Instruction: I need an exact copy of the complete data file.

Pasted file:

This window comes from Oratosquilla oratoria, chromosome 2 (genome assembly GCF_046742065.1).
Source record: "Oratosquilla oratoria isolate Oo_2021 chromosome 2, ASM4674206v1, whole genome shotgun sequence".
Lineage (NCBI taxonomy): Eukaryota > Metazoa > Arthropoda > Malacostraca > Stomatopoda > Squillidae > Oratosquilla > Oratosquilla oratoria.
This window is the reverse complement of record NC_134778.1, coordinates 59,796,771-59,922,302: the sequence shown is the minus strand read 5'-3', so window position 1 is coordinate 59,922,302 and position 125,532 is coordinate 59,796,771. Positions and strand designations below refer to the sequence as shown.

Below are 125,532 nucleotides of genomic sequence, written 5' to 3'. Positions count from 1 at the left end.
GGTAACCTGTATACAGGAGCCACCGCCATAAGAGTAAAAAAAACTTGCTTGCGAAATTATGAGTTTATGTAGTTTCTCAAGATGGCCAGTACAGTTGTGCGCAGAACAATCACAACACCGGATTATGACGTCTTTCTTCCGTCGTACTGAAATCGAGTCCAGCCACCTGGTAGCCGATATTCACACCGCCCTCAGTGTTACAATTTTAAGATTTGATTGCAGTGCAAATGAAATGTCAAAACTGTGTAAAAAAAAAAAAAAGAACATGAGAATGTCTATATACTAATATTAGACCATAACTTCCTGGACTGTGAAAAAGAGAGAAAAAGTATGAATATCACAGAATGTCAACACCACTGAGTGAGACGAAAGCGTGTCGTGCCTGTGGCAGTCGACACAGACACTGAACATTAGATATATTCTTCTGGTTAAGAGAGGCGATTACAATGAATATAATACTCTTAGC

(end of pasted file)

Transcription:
This window comes from Oratosquilla oratoria, chromosome 2 (genome assembly GCF_046742065.1).
Source record: "Oratosquilla oratoria isolate Oo_2021 chromosome 2, ASM4674206v1, whole genome shotgun sequence".
Lineage (NCBI taxonomy): Eukaryota > Metazoa > Arthropoda > Malacostraca > Stomatopoda > Squillidae > Oratosquilla > Oratosquilla oratoria.
This window is the reverse complement of record NC_134778.1, coordinates 59,796,771-59,922,302: the sequence shown is the minus strand read 5'-3', so window position 1 is coordinate 59,922,302 and position 125,532 is coordinate 59,796,771. Positions and strand designations below refer to the sequence as shown.

Below are 125,532 nucleotides of genomic sequence, written 5' to 3'. Positions count from 1 at the left end.
GGTAACCTGTATACAGGAGCCACCGCCATAAGAGTAAAAAAAACTTGCTTGCGAAATTATGAGTTTATGTAGTTTCTCAAGATGGCCAGTACAGTTGTGCGCAGAACAATCACAACACCGGATTATGACGTCTTTCTTCCGTCGTACTGAAATCGAGTCCAGCCACCTGGTAGCCGATATTCACACCGCCCTCAGTGTTACAATTTTAAGATTTGATTGCAGTGCAAATGAAATGTCAAAACTGTGTAAAAAAAAAAAAAAGAACATGAGAATGTCTATATACTAATATTAGACCATAACTTCCTGGACTGTGAAAAAGAGAGAAAAAGTATGAATATCACAGAATGTCAACACCACTGAGTGAGACGAAAGCGTGTCGTGCCTGTGGCAGTCGACACAGACACTGAACATTAGATATATTCTTCTGGTTAAGAGAGGCGATTACAATGAATATAATACTCTTAGC